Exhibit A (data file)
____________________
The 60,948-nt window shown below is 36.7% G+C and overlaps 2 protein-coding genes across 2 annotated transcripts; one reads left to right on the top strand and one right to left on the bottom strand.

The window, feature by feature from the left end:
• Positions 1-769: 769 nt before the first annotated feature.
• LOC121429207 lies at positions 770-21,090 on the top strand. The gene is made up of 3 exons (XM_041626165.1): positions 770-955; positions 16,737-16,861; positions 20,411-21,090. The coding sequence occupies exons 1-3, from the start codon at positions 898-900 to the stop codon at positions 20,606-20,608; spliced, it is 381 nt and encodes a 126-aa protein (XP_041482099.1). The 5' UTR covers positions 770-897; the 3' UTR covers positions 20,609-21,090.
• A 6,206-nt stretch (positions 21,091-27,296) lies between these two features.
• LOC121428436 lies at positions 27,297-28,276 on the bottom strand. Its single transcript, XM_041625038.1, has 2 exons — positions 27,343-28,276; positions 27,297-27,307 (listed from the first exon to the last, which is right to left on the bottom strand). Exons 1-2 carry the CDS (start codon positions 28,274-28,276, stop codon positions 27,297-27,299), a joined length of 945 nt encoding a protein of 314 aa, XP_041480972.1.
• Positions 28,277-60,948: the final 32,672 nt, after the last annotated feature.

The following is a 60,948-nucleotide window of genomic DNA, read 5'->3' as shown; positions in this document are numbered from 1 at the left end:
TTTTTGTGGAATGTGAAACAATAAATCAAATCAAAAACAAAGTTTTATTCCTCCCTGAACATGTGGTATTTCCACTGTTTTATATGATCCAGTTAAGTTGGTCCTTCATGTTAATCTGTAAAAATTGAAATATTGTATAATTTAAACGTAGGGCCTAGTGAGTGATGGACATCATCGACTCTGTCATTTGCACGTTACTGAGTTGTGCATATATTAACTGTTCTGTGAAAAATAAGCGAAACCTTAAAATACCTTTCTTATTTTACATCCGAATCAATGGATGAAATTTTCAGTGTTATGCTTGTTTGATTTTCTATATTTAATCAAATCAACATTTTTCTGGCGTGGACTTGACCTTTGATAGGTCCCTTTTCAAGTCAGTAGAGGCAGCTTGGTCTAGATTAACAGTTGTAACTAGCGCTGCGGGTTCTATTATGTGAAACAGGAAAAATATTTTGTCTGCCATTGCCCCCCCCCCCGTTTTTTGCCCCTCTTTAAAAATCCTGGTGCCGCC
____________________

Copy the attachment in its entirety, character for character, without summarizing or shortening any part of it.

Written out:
The 60,948-nt window shown below is 36.7% G+C and overlaps 2 protein-coding genes across 2 annotated transcripts; one reads left to right on the top strand and one right to left on the bottom strand.

The window, feature by feature from the left end:
• Positions 1-769: 769 nt before the first annotated feature.
• LOC121429207 lies at positions 770-21,090 on the top strand. The gene is made up of 3 exons (XM_041626165.1): positions 770-955; positions 16,737-16,861; positions 20,411-21,090. The coding sequence occupies exons 1-3, from the start codon at positions 898-900 to the stop codon at positions 20,606-20,608; spliced, it is 381 nt and encodes a 126-aa protein (XP_041482099.1). The 5' UTR covers positions 770-897; the 3' UTR covers positions 20,609-21,090.
• A 6,206-nt stretch (positions 21,091-27,296) lies between these two features.
• LOC121428436 lies at positions 27,297-28,276 on the bottom strand. Its single transcript, XM_041625038.1, has 2 exons — positions 27,343-28,276; positions 27,297-27,307 (listed from the first exon to the last, which is right to left on the bottom strand). Exons 1-2 carry the CDS (start codon positions 28,274-28,276, stop codon positions 27,297-27,299), a joined length of 945 nt encoding a protein of 314 aa, XP_041480972.1.
• Positions 28,277-60,948: the final 32,672 nt, after the last annotated feature.

The following is a 60,948-nucleotide window of genomic DNA, read 5'->3' as shown; positions in this document are numbered from 1 at the left end:
TTTTTGTGGAATGTGAAACAATAAATCAAATCAAAAACAAAGTTTTATTCCTCCCTGAACATGTGGTATTTCCACTGTTTTATATGATCCAGTTAAGTTGGTCCTTCATGTTAATCTGTAAAAATTGAAATATTGTATAATTTAAACGTAGGGCCTAGTGAGTGATGGACATCATCGACTCTGTCATTTGCACGTTACTGAGTTGTGCATATATTAACTGTTCTGTGAAAAATAAGCGAAACCTTAAAATACCTTTCTTATTTTACATCCGAATCAATGGATGAAATTTTCAGTGTTATGCTTGTTTGATTTTCTATATTTAATCAAATCAACATTTTTCTGGCGTGGACTTGACCTTTGATAGGTCCCTTTTCAAGTCAGTAGAGGCAGCTTGGTCTAGATTAACAGTTGTAACTAGCGCTGCGGGTTCTATTATGTGAAACAGGAAAAATATTTTGTCTGCCATTGCCCCCCCCCCCGTTTTTTGCCCCTCTTTAAAAATCCTGGTGCCGCC